Brucella melitensis infection

Brucella melitensis infection



Brucella melitensis (biovar 1, 2 or 3) is the main causative agent of caprine and ovine brucellosis. It is also pathogenic for several other mammal species including humans.8, 10 Infected pregnant cows may abort and shed B. melitensis in their milk.65, 66 Brucellosis in small ruminants is characterized by one or more of the following: abortion, reduced milk yield and retained placenta (particularly in goats) in females; orchitis and epididymitis in males; and, rarely, arthritis in both sexes.8, 10 Brucellosis caused by Brucella abortus and Brucella suis is rare in small ruminants.

The organism responsible for Malta fever in humans was first discovered by Sir David Bruce on the island of Malta in 1887.19 It had become evident to him and his co-workers that the disease was not transmitted person to person. Zammit, a member of the Mediterranean Fever Commission, determined in 1905 that this organism was the cause of contagious abortion in goats on the island and that humans contracted the disease by the consumption of infected fresh goats’ milk and milk products.71

Brucella melitensis infections are widespread in the world,8, 10 and occur particularly in sheep in the Mediterranean countries, the Middle East and some regions of Asia, and in goats in Latin America.8, 18, 24, 39 Infections have also been encountered in dromedary camels (Camelus dromedarius) and cattle in contact with infected sheep and goats.1, 65, 66 Northern Europe, South-East Asia, Australia, New Zealand and Canada are believed to be free of the disease.8, 10 In the USA,12 B. melitensis was detected in 1999 in cattle and goats in Texas after an absence since the early 1970s, but the source of infection was not determined.45 The disease is present in Mexico45 and certain African countries. 58

Brucella melitensis is very pathogenic for humans, causing the disease known as Malta fever (also called Mediterranean or undulant fever)8, 10 which is rated by the World Health Organization as one of the most important zoonoses.11 Brucellosis in humans is also caused by B.abortus and B. suis infections, the resultant clinical disease being indistinguishable (although less severe) from the disease caused by B. melitensis.8, 10 Brucellosis in humans is transmitted by ingesting infected unpasteurized milk and milk products and by direct contact with infected animals, animal carcasses and aborted material, and the organisms themselves in laboratories, as well as by accidental inoculation with the B. melitensis Rev. 1 vaccine stain.3, 4 Worldwide, millions of humans are at risk, especially those in developing countries where the infection in animals has not been brought under control, heat treatment procedures of milk (e.g. pasteurization) are not routinely applied, and food habits, such as the consumption of raw milk, and poor hygienic conditions favour human infection. 8, 10, 11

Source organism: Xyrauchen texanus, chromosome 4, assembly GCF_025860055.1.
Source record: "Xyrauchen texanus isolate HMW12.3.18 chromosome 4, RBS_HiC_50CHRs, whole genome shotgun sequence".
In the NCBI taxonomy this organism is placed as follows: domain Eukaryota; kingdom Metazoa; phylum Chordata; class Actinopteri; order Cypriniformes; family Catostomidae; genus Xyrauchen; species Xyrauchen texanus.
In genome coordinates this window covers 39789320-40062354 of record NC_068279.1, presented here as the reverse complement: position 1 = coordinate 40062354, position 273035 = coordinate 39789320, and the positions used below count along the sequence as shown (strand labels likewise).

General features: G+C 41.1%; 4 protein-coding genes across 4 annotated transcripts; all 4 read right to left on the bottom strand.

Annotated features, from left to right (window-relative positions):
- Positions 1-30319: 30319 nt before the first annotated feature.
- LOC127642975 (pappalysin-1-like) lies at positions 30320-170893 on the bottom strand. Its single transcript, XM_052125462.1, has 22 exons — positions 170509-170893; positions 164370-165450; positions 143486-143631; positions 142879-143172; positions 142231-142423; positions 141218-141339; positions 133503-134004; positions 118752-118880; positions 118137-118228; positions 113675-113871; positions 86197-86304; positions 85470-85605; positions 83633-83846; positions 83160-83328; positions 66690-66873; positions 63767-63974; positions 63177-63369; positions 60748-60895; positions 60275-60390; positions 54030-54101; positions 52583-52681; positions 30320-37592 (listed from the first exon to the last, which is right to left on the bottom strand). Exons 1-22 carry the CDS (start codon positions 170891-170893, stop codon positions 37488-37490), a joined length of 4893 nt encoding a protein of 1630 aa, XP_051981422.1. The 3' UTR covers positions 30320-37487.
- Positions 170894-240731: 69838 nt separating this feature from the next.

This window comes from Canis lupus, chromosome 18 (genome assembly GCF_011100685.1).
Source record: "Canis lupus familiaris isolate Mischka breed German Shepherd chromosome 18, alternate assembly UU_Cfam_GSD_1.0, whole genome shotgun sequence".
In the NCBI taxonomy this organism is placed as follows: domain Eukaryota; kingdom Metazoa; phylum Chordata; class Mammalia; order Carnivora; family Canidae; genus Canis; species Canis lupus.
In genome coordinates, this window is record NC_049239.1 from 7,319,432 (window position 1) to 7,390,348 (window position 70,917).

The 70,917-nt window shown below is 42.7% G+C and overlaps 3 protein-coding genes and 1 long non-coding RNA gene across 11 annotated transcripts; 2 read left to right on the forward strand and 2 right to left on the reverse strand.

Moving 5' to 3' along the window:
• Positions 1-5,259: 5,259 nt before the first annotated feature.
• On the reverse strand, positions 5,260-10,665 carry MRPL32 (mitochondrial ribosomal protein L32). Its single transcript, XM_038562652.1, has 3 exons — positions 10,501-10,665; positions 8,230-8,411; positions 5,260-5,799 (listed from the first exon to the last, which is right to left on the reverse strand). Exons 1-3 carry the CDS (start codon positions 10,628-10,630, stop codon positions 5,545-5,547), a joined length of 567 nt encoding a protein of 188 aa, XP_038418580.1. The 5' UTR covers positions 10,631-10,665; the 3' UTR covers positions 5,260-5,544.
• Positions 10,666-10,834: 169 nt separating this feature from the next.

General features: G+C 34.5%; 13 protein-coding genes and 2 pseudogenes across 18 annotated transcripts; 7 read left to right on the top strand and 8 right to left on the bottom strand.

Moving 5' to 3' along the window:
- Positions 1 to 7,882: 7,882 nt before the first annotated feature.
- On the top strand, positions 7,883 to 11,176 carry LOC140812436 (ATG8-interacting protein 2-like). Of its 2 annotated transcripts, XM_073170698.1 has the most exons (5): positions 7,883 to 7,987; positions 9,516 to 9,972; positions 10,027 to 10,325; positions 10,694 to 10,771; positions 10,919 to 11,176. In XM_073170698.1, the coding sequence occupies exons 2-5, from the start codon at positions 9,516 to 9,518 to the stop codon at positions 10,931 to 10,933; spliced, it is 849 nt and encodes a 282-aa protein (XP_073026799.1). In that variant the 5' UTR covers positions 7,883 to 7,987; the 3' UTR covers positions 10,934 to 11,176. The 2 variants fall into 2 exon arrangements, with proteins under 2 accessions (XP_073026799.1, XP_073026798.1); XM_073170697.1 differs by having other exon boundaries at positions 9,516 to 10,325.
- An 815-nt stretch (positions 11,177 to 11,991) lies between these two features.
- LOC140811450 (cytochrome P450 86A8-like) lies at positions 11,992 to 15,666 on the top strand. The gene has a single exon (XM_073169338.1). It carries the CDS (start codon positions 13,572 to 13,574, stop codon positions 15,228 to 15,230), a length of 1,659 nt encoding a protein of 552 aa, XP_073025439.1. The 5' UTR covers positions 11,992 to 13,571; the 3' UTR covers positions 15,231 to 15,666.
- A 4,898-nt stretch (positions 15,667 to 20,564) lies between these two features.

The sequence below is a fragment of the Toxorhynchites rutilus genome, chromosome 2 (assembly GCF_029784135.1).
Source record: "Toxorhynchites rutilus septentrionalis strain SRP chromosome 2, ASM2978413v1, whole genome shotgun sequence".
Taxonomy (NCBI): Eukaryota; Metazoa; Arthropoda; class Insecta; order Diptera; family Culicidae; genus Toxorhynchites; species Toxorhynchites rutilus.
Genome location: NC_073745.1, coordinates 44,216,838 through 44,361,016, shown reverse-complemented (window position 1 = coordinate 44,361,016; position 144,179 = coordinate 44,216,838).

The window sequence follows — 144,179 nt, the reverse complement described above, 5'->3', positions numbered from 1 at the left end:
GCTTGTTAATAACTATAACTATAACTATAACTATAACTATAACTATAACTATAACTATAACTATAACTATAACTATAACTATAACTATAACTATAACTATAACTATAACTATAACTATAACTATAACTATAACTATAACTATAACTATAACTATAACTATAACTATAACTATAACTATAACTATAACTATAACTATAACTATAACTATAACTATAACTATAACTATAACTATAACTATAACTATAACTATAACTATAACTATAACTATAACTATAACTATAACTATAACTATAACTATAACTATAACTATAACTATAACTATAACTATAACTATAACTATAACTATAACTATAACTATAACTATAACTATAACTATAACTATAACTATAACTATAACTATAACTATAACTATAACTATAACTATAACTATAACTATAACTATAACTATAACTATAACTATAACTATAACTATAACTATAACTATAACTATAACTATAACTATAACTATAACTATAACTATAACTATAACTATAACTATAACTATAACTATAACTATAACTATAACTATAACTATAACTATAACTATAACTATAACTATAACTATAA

The survival of Brucella in milk and dairy products depends on a variety of factors. However, it is generally assumed that industrial pasteurization or prolonged boiling of milk readily kills Brucella. The organism does not persist for periods exceeding three months in ripened fermented cheese. Milk or cream used in the preparation of cheese should be pasteurized in order to ensure its safety for human consumption.

It is worth noting that humans are often the first to be reported as being infected in an area into which the disease has been newly introduced.65, 66, 68 Epidemic human infections caused by B. melitensis have occurred in people frequently in contact with infected goat herds or goat manure, as has recently been reported in Argentina.69 Localization of B. melitensis in the udder of infected camels and cattle is also a major public health problem.1, 65, 66 In laboratories handling Brucella-infected or potentially infected material it is mandatory that conditions of high level biohazard containment are used.7, 10

Aetiology and epidemiology

Brucella melitensis is morphologically and tinctorially indistinguishable from B. abortus and B. suis. Species identification is based on lysis by phages and on biochemical tests (see Bovine brucellosis and Brucella suis infection) (such as oxidase, urease and catalase). 7 Contrary to B. abortus, growth of B. melitensis is not dependent on an atmosphere of 5 to 10 per cent CO2, although there might be some exceptions.7 The identification of a Brucella sp. to the biovar level is currently performed by four main tests, i.e., CO2 dependence, production of hydrogen sulphide, dye (thionin and basic fuchsin) sensitivity, and agglutination with monospecific A and Manti-sera.7, 22, 23 The three biovars (1, 2 and 3) recognized for B. melitensis show no difference in pathogenicity. Brucella melitensis biovar 3 appears to be the biovar most frequently isolated in Mediterranean countries while biovar 1 seems to predominate in Latin America.8, 24 Smooth B. melitensis cultures have a tendency to undergo variation during growth, especially on subculturing, and dissociate to rough forms. These changes in colonial morphology are generally associated with changes in virulence, antigenic and immunogenic properties. Such changes may also occur during the production of the B. melitensis Rev. 1...

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